Northern Cardinal Facts

The northern cardinal is a mid-sized North American bird which is well-loved because of its brilliant red color and prominent crest. It is a popular visitor to many backyards as it loves to eat from feeders. Here are a few northern cardinal facts…

Northern Cardinal Facts

The cardinal’s scientific name is Cardinalis cardinalis.

The lifespan of the northern cardinal is three to nine years.

The record age for a cardinal is fifteen years.

The cardinal appears to be prospering with the growth of cities and is being found further and further north.

The cardinal is an omnivore that eats fruit and seed in the main. It also eats insects.

The northern cardinal is the official bird of seven US states – Illinois, Indiana, Kentucky, North Carolina, Ohio, Virginia and West Virginia.

Cardinals are also known as “redbirds” (for obvious reasons!)

It is only the male cardinal that has the brilliant red color. Female cardinals are tan or gray.

Both the male cardinal and the female cardinal have bright orange bills.

Young cardinals also do not have the bright red plumage. They are similar in color to the female cardinal but have a gray beak.

Cardinals do not migrate.

Cardinals love to sing. They sing a range of different songs.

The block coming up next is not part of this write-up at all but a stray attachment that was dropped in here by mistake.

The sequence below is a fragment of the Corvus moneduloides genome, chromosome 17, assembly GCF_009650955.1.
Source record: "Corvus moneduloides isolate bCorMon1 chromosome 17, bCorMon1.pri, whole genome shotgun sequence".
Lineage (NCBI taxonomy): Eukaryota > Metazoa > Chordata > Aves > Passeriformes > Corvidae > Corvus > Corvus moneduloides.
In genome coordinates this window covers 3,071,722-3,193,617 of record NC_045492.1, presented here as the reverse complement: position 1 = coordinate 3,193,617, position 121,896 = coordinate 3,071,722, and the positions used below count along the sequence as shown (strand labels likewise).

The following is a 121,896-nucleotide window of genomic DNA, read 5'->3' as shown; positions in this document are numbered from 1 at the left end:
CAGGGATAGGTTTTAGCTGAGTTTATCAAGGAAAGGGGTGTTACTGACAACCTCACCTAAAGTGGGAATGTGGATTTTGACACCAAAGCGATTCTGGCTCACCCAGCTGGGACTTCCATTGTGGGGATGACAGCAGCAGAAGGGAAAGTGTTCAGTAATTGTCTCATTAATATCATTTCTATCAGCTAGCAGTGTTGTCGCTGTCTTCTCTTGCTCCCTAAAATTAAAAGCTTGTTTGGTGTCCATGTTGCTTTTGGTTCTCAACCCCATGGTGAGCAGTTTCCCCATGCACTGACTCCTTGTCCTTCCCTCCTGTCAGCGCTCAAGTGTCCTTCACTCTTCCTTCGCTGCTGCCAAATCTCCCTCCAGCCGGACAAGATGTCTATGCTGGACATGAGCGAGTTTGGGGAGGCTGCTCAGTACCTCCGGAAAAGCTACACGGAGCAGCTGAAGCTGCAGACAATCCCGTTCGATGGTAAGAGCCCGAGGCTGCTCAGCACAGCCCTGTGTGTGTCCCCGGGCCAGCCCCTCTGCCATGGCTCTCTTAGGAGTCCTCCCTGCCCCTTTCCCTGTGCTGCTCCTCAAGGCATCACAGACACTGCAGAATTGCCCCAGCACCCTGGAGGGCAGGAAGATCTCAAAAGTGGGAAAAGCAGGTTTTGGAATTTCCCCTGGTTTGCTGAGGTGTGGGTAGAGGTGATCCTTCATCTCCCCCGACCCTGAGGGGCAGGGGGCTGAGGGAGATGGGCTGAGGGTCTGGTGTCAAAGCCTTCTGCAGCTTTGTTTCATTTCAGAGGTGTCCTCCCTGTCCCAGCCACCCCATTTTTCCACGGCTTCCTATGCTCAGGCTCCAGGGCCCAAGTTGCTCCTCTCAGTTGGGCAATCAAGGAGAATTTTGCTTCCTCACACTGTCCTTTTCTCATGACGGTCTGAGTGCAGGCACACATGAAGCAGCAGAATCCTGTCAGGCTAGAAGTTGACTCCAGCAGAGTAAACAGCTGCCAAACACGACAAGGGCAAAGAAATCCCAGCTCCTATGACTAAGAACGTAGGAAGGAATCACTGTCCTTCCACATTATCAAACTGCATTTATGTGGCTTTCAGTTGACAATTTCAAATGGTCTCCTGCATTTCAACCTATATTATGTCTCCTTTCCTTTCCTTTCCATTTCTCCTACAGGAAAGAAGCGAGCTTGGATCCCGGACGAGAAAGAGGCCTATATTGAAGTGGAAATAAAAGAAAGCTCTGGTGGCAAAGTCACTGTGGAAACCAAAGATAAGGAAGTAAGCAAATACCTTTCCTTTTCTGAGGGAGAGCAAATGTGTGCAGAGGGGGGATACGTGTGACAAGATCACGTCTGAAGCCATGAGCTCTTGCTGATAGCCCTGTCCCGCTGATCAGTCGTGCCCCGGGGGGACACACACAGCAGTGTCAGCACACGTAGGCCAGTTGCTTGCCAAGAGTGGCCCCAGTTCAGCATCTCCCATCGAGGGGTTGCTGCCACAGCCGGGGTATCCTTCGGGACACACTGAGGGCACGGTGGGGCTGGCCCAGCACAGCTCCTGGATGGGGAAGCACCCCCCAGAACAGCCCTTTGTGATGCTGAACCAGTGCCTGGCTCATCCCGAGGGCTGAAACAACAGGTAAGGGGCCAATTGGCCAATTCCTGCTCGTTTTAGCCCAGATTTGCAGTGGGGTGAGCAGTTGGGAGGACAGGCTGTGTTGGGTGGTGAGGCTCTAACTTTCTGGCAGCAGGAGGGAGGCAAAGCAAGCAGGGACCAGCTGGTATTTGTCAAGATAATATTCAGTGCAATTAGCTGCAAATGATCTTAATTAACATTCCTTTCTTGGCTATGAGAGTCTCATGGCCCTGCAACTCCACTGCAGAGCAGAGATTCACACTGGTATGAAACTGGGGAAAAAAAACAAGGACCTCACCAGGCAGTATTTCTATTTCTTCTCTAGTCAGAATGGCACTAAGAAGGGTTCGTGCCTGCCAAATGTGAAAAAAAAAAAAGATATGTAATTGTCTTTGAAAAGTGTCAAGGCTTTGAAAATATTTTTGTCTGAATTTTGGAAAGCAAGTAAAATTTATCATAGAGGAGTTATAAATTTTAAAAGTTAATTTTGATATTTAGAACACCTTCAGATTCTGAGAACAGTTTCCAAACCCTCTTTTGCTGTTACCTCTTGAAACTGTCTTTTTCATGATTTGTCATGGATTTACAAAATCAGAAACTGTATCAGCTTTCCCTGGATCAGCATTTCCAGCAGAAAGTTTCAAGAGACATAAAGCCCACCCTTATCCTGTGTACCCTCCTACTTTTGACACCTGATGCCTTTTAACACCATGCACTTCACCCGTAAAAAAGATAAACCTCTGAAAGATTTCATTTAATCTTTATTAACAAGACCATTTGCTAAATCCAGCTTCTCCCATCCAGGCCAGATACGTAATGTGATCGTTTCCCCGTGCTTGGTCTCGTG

The male cardinal is known for aggressively defending his territory and will often attack other males.

The male cardinal will often fly into windows as they attack what they think is an intruder but is really their reflection.

The cardinal is a social bird and will mix with other birds.

Cardinals build cup-shaped nests from twigs, leaves, bark and grass and rarely use the same nest twice.

Cardinals can raise up to three broods in one mating season. They produce between three and six eggs at a time.

Baby cardinals remain with their parents until they are able to find their own food.

It is illegal to own a cardinal as a pet. It is also illegal to kill a cardinal as they are a protected bird.

Cardinals like to live on the edge of woodlands, in gardens, in swamps and in thickets by the side of rivers.

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